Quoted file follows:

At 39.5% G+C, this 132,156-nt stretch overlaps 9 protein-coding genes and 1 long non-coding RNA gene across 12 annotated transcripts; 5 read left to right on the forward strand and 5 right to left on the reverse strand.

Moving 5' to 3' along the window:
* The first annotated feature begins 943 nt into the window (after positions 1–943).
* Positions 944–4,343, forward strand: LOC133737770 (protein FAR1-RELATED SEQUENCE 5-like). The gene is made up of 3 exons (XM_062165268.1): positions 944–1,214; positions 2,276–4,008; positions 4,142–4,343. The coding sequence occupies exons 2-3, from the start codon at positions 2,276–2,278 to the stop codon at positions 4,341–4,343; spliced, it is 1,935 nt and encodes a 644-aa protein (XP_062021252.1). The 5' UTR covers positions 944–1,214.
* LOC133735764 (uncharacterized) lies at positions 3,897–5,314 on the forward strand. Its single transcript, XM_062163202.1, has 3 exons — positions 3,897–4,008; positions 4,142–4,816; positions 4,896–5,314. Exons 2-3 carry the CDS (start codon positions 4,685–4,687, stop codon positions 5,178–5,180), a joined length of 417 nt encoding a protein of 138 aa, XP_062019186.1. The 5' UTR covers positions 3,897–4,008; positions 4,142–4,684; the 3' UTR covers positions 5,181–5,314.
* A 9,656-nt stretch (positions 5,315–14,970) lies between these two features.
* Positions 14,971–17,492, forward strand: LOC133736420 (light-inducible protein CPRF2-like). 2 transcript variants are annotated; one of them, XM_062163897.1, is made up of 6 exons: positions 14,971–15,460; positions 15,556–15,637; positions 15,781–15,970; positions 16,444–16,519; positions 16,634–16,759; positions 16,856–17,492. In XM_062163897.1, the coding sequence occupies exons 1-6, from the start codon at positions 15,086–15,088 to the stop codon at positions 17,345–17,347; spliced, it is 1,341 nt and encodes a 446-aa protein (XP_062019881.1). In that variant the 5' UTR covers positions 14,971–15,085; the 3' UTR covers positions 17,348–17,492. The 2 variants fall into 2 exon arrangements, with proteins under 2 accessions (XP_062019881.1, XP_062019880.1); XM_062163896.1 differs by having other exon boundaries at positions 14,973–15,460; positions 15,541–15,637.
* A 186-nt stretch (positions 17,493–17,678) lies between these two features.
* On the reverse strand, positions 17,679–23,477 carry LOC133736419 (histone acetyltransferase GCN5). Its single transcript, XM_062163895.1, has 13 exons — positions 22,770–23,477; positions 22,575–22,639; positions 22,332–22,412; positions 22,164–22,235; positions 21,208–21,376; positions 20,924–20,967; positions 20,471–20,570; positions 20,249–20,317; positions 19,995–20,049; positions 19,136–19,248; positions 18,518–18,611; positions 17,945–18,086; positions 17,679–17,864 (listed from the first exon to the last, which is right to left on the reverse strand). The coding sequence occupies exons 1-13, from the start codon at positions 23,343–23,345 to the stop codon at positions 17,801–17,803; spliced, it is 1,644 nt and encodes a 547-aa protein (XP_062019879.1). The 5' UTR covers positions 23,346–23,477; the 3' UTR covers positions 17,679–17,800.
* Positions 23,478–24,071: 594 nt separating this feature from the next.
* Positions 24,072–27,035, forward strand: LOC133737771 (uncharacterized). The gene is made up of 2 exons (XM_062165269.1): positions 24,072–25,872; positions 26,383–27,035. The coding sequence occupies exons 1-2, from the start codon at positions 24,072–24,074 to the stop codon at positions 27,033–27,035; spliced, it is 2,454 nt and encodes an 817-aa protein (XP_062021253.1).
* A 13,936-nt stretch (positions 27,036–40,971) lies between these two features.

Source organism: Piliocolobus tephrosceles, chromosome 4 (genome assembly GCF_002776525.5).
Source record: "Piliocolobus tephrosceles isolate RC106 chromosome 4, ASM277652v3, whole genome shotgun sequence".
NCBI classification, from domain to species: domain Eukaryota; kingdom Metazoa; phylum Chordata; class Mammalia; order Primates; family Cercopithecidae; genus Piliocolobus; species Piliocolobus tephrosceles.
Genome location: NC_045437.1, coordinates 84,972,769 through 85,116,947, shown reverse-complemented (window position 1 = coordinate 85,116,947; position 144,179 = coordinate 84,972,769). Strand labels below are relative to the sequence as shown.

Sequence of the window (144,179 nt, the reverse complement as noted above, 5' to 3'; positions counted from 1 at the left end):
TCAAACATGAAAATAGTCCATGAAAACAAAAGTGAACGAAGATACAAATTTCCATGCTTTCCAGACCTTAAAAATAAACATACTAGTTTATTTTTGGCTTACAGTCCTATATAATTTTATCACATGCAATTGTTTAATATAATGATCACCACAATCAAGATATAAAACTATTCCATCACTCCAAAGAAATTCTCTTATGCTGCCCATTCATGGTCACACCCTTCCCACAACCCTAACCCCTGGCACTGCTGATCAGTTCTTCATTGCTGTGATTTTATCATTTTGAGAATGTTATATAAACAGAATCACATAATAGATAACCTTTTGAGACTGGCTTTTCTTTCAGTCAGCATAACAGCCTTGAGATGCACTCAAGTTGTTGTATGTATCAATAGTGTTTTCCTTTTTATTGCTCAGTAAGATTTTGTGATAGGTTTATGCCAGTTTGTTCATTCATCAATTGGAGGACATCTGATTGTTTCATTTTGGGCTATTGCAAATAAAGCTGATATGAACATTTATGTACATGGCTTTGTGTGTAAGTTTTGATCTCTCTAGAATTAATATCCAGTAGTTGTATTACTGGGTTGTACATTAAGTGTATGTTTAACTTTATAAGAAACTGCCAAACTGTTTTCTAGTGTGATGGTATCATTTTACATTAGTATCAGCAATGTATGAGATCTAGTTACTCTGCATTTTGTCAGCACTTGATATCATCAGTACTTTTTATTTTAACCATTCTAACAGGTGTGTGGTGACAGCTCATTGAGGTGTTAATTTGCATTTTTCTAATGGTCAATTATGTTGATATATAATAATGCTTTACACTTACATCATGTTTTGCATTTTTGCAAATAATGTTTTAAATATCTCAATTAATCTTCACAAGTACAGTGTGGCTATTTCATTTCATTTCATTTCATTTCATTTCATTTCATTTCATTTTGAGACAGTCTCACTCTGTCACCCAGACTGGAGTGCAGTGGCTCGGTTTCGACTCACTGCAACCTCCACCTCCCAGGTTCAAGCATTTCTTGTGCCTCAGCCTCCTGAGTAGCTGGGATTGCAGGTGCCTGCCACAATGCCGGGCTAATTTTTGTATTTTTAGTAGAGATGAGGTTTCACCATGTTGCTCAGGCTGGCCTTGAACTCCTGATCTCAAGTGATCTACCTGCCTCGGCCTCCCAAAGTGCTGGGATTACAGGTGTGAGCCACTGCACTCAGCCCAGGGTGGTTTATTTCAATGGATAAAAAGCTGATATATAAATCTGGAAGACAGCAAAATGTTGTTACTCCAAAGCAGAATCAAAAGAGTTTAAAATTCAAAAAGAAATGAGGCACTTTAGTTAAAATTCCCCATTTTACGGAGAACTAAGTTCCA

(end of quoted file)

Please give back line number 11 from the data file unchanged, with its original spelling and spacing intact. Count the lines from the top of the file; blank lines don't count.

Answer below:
* Positions 24,072–27,035, forward strand: LOC133737771 (uncharacterized). The gene is made up of 2 exons (XM_062165269.1): positions 24,072–25,872; positions 26,383–27,035. The coding sequence occupies exons 1-2, from the start codon at positions 24,072–24,074 to the stop codon at positions 27,033–27,035; spliced, it is 2,454 nt and encodes an 817-aa protein (XP_062021253.1).